Sunday, July 18, 2010

Being a Helpful Critique Partner

I've been a part of two critique groups and am currently a critique buddy of Fabulous Writer Friend. I taught writing in the elementary and middle school grades and worked with hundreds of stories and essays by my students. I write for assessment companies and sometimes they'll send the stories back for revision with comments. I've had helpful comments and some very not helpful comments. I've learned a lot about how to help others from the help others have-- and haven't-- given me as a writer.

How do you give helpful feedback? I think the key is to find the purpose and balance.

1. Purpose-- What stage is your writing partner at? If he/she is drafting, this is not the time to red-line through the whole thing. You need to watch out for things like credible character development, plot construction, point of view and voice. Big things. If they are polishing a final draft, you'll need to keep an eye out for more detailed kinds of things-- are they repeating a sentence structure too often? Are their verbs as precise as they can be? But it doesn't do much good to nit-pick on punctuation if their draft has a huge hole in the plot that you overlook in your fervor to catch every pronoun without a clear antecedent. The best way to know this is to ask them. "What kind of feedback are you looking for?" If they've been writing for very long, they can tell you.

2. Balance-- Any writer needs both encouragement and constructive criticism. Note the word "constructive." Here are some non-constructive criticisms-- real life-- I've received from people I've worked with as a freelance writer.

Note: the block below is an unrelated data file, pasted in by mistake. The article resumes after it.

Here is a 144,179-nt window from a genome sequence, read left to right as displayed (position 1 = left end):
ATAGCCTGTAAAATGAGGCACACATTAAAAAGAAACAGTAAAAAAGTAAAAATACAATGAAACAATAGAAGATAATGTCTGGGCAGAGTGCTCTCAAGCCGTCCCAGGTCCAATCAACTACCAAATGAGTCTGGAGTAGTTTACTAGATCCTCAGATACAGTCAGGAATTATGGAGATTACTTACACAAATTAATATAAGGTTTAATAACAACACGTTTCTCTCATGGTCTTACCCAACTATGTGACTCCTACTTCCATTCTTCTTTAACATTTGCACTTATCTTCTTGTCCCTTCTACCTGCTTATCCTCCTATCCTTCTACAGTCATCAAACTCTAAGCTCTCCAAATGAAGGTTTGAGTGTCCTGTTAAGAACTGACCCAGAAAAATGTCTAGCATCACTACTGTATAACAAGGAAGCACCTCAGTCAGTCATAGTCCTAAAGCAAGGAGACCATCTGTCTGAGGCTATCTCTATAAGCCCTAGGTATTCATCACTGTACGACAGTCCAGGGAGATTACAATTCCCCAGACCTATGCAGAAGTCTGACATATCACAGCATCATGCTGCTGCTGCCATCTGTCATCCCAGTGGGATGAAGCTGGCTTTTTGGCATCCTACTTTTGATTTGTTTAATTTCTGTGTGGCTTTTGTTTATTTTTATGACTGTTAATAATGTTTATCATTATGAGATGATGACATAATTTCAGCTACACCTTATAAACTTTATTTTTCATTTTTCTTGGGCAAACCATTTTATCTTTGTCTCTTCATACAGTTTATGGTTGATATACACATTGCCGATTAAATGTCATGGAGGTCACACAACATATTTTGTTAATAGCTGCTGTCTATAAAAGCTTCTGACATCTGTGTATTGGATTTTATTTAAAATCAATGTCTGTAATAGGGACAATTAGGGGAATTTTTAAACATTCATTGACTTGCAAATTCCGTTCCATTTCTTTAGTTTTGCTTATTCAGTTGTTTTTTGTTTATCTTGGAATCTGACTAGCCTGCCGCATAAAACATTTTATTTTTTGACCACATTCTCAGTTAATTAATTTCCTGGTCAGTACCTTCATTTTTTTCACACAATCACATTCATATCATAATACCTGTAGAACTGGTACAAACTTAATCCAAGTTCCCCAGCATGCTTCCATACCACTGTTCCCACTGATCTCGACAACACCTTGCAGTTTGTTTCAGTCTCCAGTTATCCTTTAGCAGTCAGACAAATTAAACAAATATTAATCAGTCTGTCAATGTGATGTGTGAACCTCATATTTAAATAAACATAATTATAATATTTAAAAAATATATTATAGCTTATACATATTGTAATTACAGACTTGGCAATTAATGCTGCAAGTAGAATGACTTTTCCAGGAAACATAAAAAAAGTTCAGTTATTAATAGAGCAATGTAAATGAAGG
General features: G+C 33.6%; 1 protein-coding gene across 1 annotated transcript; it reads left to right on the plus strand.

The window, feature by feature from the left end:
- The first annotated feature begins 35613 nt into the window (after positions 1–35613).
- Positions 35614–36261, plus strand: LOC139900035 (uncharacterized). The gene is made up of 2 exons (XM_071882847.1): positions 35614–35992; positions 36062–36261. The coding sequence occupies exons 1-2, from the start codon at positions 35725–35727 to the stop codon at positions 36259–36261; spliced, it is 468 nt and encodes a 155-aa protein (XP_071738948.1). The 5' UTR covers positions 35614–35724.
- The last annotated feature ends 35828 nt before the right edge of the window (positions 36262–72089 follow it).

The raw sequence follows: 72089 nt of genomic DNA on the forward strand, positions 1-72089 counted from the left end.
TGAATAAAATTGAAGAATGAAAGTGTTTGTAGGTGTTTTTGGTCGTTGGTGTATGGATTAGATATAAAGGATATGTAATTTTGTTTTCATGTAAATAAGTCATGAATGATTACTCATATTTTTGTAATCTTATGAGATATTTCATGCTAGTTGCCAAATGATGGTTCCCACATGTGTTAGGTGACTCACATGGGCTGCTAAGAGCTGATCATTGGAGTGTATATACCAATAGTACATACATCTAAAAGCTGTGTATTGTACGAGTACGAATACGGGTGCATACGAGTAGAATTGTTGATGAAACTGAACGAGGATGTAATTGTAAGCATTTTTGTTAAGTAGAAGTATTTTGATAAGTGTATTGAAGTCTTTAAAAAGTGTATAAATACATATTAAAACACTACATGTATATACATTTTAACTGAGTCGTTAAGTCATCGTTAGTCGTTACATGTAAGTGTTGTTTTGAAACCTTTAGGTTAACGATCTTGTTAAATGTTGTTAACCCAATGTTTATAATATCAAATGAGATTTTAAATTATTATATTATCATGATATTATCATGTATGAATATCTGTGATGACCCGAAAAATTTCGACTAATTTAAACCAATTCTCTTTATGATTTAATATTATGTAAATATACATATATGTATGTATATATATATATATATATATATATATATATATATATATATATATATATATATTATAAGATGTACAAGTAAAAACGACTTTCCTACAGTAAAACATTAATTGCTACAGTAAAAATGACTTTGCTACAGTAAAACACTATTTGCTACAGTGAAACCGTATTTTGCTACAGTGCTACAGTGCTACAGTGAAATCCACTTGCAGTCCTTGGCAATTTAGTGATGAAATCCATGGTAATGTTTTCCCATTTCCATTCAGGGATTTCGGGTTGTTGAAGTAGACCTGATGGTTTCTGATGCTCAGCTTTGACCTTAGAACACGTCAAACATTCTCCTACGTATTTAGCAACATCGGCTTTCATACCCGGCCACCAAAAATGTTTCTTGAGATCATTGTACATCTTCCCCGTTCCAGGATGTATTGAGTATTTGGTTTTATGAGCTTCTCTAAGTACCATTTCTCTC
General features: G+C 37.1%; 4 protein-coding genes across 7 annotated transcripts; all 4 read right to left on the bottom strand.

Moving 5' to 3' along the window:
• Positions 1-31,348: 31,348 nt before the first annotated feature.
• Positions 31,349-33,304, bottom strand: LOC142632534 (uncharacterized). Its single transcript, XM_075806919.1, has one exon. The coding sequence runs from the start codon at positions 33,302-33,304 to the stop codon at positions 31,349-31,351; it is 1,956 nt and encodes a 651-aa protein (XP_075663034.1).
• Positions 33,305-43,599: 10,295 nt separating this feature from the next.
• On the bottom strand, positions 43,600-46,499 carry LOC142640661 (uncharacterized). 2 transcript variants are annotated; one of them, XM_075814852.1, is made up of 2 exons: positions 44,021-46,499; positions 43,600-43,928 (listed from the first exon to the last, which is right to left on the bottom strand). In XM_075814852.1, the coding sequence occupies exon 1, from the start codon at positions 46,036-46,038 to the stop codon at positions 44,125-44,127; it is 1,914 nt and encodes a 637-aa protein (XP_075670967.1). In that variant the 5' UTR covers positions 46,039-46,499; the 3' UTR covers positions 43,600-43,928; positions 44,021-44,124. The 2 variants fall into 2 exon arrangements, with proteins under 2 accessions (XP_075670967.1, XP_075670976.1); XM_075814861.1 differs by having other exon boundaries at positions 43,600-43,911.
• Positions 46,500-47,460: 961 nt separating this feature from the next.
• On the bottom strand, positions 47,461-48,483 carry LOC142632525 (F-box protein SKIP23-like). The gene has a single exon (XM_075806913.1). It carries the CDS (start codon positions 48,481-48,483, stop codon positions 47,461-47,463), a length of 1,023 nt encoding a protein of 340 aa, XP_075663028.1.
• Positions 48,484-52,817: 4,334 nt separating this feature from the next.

"This doesn't work."
"Clever title-- needs to be changed."
"This simile falls flat."

Boy, laying all that out there is sort of painful. Luckily, though, I more often receive nice comments (and I keep selling my work, which is the best compliment) and sometimes helpful comments such as, "This dialogue reads too old for the protagonist, probably because of this vocabulary word here. You might consider changing it." Or "This stanza feels like it's repeating the same theme of the previous without adding anything new. The word length is quite long for a poem for this age group, so you could cut this stanza without losing any impact." And she was RIGHT.

Whenever I get constructive criticism, it may sting for a moment, but there's this lovely "AH-HAH! That's IT!" feeling. A writer can recognize the truth in a statement that helps her writing and be grateful to receive it. Insulting feedback only hurts and makes writers feel defensive and want to quit. If you have a partner who is doing that to you, find someone else to critique your work. And if you are critiquing, remember it's really easy to hurt someone when you are leaving remarks on their document. Remember they can't hear your tone or see your smile to soften what you say. Be gentle, even if you have to tell them there's a major problem. Treat others as you would like to be treated.

What I've found to be a helpful tool is to use the Comment tool as I read. Anything that stands out to me as a reader, good or bad, I leave a comment on. I don't usually make suggestions about how to improve problem areas unless it's really clear-- I just note that something confused me. I do not want to tell a writer how to write their story. That is vanity. I've had a few people rewrite so much of a page that it doesn't sound like me anymore. It sounds like them. That wasn't helpful. But I've also had people just be a cheerleader through my work. It feels GREAT. "Awesome line!" "I love this!" Who wouldn't want to read that? But if that's ALL you get, your work isn't going to improve.

And the goal, is, of course, to improve. Even if a writer never gets published, to improve one's craft as a writer is always a worthy goal to pursue.

4 comments:

  1. Testing, for my friend Amy who couldn't post a comment...hope this is working...

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  2. I'm following! Great seeing you tonight!

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  3. You are right. The goal is definitely to improve. Sometimes, I feel like some critics lose sight of that. It's all about encouragement.

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